The constant attention makes one resistant. We would call it arrogant. It really takes another approach to cycle in India. I notice I start to talk to my bicycle, and I feel like a police man when people gather around the bicycle and try to touch everything. Again it are the very small things which are now attracting my attention and set me free from the hardship of cycling in summer: the perfect tree, children under the stream of a water-pump, a cow with perfect symmetric horns, or unthinkable bright turbans.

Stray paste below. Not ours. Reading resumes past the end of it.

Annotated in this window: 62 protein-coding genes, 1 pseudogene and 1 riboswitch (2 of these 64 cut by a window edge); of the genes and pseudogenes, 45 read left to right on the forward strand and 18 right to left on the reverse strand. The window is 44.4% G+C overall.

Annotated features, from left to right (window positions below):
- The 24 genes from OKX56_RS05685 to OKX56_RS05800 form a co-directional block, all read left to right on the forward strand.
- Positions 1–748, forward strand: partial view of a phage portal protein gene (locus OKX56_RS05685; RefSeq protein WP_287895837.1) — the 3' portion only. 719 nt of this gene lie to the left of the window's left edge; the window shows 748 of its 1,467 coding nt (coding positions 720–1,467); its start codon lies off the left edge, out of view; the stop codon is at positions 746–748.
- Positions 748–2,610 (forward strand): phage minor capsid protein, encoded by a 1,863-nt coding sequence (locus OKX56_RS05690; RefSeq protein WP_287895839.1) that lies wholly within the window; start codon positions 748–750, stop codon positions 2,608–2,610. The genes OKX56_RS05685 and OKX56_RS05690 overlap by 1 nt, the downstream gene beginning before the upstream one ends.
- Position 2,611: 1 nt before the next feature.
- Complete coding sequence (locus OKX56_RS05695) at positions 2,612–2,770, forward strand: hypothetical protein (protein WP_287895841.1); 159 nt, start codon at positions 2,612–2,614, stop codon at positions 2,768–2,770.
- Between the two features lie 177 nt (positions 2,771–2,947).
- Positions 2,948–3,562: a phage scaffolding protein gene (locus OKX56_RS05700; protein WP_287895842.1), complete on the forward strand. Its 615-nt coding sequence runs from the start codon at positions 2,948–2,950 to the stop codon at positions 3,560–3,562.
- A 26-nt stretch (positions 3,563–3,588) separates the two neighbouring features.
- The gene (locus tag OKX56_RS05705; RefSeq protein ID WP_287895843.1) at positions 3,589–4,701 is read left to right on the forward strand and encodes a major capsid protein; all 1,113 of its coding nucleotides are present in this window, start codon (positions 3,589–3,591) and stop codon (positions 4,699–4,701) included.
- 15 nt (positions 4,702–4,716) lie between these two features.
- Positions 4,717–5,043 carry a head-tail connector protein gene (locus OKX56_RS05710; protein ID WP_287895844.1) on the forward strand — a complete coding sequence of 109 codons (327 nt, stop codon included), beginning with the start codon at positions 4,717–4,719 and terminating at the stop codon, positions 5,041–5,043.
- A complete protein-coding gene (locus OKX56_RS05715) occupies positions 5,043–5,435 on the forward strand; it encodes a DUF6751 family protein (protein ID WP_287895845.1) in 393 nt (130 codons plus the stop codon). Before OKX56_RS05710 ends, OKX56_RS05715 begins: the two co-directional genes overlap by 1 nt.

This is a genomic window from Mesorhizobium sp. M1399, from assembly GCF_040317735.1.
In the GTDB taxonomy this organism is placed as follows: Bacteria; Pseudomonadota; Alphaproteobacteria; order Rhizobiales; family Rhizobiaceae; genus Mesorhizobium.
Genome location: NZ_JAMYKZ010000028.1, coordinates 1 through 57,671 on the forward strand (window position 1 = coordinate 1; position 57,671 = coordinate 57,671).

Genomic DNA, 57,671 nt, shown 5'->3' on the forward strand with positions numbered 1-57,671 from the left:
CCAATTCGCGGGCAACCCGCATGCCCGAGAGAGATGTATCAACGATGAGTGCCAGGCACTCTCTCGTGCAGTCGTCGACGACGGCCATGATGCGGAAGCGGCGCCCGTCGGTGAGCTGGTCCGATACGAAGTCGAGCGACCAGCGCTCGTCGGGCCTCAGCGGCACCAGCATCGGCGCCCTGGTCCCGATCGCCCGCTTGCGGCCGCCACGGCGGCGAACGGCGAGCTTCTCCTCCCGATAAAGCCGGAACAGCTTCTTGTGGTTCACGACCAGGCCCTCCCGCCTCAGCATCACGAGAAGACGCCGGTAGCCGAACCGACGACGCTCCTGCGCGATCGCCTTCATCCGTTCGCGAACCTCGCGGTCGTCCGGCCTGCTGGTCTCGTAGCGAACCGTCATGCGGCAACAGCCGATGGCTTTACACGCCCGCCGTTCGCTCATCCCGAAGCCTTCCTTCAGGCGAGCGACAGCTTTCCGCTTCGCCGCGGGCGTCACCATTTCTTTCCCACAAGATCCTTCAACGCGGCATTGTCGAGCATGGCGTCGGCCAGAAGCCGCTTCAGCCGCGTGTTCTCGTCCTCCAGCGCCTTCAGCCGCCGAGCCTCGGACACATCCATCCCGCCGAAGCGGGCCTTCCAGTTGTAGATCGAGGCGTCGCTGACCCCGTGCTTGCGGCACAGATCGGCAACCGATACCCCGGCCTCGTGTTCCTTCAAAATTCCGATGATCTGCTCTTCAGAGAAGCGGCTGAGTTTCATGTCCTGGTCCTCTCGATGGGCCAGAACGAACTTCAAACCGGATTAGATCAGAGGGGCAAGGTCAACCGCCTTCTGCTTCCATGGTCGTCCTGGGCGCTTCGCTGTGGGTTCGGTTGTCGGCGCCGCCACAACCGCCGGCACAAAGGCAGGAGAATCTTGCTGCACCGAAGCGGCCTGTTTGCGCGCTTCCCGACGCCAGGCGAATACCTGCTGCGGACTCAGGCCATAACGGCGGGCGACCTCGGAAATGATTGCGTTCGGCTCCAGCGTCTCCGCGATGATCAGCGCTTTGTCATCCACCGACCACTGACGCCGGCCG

Cycling in India has it’s humorist moments, quite a lot, would I not be the leading actress in a movie with one person only: I am in search for a lodge. A car with earsplitting loud music moves slowly behind me, an insane man clutches my handlebars and two grown-up men are asking me, ‘heee, madam, what is your name?’ is that really important, I wonder, my name? I am in a village behind a train-station where, would I have sat in the train, I would have thought, ‘good that I am not released here.’ Now the lodge owner send an innocent looking boy to my room who keeps knocking onto it until I open and bluntly ask for money ‘please, 50 rupees for chai.’ ‘Tomorrow’, is my answer. ‘No way!’ is what I think. It must be a habit throughout India, as I am often asked for chai donations.